Perhaps the most difficult issue in discussing the idea of Zion is defining exactly what we mean. Even though D&C Gospel Doctrine lesson #46 is titled “Zion—The Pure in Heart,” its first section is titled “The word Zion has several meanings” and lists no less than six. Of these, I’ve seen evidence in Mormon poetry for two or three definitions. First, the early Mormon poets used Zion in a millennial sense, to mean “The New Jerusalem.” They also used ion to mean “The dwelling place of those who are exalted,” or perhaps even simply “Those who are exalted.” And, from the poetry I’ve read, it seems that Zion was also used to mean “The Church and its stakes” and “The members of the Church.” In the following poem John Lyon seems to use all three.
I’ve always felt quite ambivalent about Pioneer Day, although in recent years I’ve spent it in Utah rather frequently and am descended from the gentleman who proclaimed “this is the place.” In my case, I’m not only separated from the Mormon pioneers by more than 125 years, but also by 2,200 miles (I live in New York City). [Often ignored is that more than 1/3rd of the Mormon pioneers who crossed the plains did so after arriving at the port of New York.]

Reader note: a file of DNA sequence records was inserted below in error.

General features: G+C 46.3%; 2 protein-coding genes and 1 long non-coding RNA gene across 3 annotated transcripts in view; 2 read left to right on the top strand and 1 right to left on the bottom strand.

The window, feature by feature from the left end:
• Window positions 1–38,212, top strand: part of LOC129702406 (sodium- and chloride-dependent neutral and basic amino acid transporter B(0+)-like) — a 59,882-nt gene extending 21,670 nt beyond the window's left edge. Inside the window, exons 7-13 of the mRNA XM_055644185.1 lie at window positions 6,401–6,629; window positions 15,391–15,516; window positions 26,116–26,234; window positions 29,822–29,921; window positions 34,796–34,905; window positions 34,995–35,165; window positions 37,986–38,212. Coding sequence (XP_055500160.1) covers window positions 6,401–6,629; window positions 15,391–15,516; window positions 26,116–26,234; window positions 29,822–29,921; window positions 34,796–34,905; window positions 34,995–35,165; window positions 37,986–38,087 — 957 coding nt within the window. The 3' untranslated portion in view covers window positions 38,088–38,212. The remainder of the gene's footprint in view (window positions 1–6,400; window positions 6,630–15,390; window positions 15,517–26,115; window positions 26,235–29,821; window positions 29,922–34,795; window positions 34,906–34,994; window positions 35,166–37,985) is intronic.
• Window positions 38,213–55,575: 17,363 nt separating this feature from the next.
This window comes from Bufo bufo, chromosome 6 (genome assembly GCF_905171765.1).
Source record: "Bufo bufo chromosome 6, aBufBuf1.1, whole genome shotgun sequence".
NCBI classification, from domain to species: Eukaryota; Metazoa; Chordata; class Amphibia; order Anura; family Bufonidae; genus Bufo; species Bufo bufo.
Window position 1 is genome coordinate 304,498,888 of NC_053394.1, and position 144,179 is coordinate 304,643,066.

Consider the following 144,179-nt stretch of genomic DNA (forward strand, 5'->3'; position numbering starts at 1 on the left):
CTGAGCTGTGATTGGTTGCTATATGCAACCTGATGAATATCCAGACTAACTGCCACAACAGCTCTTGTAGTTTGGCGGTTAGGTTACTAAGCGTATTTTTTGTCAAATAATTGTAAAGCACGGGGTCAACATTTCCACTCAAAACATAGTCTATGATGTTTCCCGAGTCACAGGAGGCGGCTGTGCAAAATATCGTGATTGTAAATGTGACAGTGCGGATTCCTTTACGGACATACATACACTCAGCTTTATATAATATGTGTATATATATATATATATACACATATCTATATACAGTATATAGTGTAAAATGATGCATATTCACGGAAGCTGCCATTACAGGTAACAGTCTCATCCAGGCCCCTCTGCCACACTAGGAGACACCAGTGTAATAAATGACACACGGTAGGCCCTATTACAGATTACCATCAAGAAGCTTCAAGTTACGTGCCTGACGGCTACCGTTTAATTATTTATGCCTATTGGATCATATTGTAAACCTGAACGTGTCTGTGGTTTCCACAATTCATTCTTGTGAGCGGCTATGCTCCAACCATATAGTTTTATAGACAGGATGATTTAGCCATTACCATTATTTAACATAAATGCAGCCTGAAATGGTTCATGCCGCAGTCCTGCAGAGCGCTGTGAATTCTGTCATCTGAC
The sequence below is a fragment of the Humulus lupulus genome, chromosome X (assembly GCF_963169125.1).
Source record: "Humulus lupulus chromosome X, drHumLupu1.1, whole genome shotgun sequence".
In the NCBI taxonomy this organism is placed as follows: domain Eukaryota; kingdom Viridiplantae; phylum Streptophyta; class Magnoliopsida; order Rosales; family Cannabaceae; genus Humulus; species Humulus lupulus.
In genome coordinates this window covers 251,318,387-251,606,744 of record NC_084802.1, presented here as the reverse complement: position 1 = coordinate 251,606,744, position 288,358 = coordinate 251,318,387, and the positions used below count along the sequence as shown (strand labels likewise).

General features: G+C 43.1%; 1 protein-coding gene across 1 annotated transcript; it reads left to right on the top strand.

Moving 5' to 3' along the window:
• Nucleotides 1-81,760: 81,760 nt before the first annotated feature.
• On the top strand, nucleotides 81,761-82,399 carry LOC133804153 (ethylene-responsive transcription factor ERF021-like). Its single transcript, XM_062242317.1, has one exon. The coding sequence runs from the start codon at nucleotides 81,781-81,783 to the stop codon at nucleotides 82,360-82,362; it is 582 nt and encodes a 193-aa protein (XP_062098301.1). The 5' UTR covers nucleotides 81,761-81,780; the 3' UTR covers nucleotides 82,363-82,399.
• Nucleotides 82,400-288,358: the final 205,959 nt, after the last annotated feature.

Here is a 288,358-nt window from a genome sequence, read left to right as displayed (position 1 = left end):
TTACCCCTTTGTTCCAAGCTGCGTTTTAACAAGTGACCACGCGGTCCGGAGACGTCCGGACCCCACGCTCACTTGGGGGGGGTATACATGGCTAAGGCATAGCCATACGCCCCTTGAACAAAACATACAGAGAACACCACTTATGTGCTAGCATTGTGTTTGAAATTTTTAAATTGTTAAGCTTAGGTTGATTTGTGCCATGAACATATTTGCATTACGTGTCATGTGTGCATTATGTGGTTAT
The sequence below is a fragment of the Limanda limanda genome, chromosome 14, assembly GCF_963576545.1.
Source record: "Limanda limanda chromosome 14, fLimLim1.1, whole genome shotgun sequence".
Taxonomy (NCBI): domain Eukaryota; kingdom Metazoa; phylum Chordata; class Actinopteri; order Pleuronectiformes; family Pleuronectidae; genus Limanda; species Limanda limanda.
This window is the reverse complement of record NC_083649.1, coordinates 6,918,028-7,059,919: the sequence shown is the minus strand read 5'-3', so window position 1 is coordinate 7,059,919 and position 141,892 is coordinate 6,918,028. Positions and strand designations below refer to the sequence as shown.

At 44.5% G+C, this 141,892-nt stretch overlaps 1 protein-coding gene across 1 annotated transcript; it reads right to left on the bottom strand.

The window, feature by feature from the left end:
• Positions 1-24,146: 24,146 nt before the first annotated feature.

Some years ago I had the idea that Mormonism needs an “anti-defamation league”–a group that reviews news coverage and other public actions and publicly condemns those actions that clearly defame Mormons and Mormonism. But I’ve since decided that this is probably not a very workable idea.